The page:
At noon dined, having first been down at Deptford and did a little business there and back again.
After dinner to White Hall to a Committee of Tangier, but I come a little too late, they were up, so I to several places about business, among others to Westminster Hall, and there did meet with Betty Michell at her own mother's shop. I would fain have carried her home by water, but she was to sup at that end of the town. So I away to White Hall, and thence, the Council being up, walked to St. James's, and there had much discourse with Sir W. Coventry (38) at his chamber, who I find quite weary of the warr, decries our having any warr at all, or himself to have been any occasion of it, that he hopes this will make us shy of any warr hereafter, or to prepare better for it, believes that one overthrow on the Dutch side would make them desire peace, and that one on ours will make us willing to accept of one: tells me that Commissioner Pett (55) is fallen infinitely under the displeasure of the Prince and Duke of Albemarle (57), not giving them satisfaction in the getting out of the fleete, and that the complaint he believes is come to the King (36), and by Sir W. Coventry's (38) discourse I find he do concur in it, and speaks of his having of no authority in the place where he is, and I do believe at least it will end in his being removed to some other yarde, and I am not sorry for it, but do fear that though he deserves as bad, yet at this time the blame may not be so well deserved.
Thence home and to the office; where I met with a letter from Dover, which tells me (and it did come by expresse) that newes is brought over by a gentleman from Callice that the Dutch fleete, 130 sail, are come upon the French coast; and that the country is bringing in picke-axes, and shovells, and wheel-barrows into Callice; that there are 6,000 men armed with head, back, and breast (Frenchmen) ready to go on board the Dutch fleete, and will be followed by 12,000 more. That they pretend they are to come to Dover; and that thereupon the Governor of Dover Castle is getting the victuallers' provision out of the towne into the Castle to secure it. But I do think this is a ridiculous conceit; but a little time will show. At night home to supper and to bed,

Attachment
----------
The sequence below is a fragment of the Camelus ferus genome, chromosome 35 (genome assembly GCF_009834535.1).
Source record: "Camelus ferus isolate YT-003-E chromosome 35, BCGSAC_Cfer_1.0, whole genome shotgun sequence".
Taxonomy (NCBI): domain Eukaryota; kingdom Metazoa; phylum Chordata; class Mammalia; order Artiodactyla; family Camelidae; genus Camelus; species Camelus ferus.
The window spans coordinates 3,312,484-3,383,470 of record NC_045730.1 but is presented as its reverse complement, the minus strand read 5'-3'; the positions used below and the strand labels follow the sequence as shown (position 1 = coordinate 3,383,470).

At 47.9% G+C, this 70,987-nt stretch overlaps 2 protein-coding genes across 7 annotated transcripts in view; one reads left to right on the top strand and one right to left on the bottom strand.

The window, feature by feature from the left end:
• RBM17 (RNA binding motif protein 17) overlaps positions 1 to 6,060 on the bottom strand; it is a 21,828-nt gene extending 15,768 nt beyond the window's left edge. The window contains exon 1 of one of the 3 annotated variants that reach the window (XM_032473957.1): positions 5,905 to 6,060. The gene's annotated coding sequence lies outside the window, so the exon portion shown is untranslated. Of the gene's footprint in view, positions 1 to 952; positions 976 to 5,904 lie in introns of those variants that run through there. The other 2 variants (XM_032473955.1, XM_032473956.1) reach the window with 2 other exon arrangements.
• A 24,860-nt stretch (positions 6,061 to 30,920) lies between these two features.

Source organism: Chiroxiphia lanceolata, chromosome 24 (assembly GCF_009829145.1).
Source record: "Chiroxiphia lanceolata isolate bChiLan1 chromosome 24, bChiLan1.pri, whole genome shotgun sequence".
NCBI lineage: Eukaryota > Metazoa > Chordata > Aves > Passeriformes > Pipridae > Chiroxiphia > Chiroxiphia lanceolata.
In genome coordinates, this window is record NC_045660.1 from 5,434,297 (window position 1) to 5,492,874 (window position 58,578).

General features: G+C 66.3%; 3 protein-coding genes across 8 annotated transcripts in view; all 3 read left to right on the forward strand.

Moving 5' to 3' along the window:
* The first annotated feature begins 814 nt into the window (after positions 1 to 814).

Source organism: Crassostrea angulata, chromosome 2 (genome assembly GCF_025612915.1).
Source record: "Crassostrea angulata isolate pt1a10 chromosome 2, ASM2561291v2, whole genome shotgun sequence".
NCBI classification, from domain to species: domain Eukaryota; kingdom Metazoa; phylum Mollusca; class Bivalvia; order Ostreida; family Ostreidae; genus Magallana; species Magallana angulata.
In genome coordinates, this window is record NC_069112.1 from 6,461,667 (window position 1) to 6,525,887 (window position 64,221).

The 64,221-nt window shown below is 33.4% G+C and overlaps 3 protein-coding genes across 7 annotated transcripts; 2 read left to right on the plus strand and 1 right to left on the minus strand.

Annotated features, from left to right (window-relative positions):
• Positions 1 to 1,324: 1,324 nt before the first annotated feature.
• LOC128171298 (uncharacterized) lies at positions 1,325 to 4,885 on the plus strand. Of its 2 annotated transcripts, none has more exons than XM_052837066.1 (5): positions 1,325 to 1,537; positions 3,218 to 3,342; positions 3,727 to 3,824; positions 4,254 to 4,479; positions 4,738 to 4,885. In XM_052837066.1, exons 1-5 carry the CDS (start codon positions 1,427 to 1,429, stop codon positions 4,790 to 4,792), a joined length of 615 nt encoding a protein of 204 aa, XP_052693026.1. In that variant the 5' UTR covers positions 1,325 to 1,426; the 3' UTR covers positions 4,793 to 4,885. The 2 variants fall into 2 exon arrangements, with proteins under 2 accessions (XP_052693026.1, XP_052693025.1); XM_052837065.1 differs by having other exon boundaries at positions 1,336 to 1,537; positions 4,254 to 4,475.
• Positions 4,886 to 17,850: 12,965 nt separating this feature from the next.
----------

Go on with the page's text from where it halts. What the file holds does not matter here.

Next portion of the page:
The May 1648 Kentish Rebellion was, in effect, the commencement of the Second Civil War of 1648. The rebels, commanded by George Goring 1st Earl Norwich 1585-1663, raised forces across Kent. Deal Castle, Walmer Castle and Sandown Castle surrendered. The rebels then besieged Dover Castle. Parliament dispatched troops commanded by Nathaniel Rich of Stondon -1701 to suppress the rebels.
Thomas Fitzalan 10th Earl Surrey 12th Earl Arundel 1381-1415 was appointed Constable Dover Castle.
Richard Grey 1202-1271 was appointed Constable Dover Castle.